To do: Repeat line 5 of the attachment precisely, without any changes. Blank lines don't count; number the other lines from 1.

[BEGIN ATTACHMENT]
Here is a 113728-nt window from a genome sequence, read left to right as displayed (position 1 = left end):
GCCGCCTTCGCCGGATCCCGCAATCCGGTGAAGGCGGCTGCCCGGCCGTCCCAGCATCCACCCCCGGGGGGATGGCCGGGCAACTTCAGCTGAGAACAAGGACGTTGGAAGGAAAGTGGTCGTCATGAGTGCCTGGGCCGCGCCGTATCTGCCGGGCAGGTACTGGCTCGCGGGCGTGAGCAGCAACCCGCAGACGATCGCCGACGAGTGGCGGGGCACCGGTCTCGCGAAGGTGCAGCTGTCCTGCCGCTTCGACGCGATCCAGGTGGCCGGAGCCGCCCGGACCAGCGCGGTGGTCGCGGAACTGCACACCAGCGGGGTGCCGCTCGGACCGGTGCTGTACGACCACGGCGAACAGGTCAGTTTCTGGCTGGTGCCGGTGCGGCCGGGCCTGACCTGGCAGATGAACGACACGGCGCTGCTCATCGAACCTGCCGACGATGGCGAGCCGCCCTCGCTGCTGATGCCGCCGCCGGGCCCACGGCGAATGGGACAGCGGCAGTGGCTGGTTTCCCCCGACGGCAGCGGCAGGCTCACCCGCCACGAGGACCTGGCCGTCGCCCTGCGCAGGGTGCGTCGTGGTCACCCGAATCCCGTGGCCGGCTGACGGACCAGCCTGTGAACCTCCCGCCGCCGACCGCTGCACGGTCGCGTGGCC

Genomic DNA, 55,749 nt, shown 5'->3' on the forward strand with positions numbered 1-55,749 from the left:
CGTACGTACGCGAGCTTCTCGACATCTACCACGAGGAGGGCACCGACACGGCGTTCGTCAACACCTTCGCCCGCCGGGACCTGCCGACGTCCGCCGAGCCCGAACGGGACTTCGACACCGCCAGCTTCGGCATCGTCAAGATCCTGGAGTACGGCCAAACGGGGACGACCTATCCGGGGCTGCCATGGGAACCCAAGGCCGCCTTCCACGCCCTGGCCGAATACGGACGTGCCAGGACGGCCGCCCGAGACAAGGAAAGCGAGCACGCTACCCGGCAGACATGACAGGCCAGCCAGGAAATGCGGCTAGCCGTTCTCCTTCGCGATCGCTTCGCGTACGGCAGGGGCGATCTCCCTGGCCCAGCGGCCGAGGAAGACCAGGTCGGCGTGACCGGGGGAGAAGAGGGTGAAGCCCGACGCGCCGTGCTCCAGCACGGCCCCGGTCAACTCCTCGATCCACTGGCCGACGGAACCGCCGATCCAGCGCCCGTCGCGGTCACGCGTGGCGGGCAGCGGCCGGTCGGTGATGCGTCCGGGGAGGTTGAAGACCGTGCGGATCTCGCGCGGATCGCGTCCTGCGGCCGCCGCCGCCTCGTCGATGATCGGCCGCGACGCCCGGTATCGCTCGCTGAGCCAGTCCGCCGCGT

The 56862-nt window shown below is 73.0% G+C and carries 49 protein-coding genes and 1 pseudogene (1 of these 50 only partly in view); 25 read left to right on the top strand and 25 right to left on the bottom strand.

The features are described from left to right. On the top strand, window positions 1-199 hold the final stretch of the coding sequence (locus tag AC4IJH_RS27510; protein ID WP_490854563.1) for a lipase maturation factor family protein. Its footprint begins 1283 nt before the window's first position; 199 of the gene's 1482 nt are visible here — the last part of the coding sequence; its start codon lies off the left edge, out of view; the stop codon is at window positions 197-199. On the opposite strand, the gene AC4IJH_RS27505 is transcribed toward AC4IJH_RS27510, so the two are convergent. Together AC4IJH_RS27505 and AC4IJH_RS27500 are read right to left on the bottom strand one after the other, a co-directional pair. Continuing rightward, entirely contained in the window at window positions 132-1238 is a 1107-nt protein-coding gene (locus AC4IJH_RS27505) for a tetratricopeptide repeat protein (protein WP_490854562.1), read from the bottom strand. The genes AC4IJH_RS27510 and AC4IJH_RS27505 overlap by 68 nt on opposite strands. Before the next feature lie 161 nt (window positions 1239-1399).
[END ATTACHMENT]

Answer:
The 56862-nt window shown below is 73.0% G+C and carries 49 protein-coding genes and 1 pseudogene (1 of these 50 only partly in view); 25 read left to right on the top strand and 25 right to left on the bottom strand.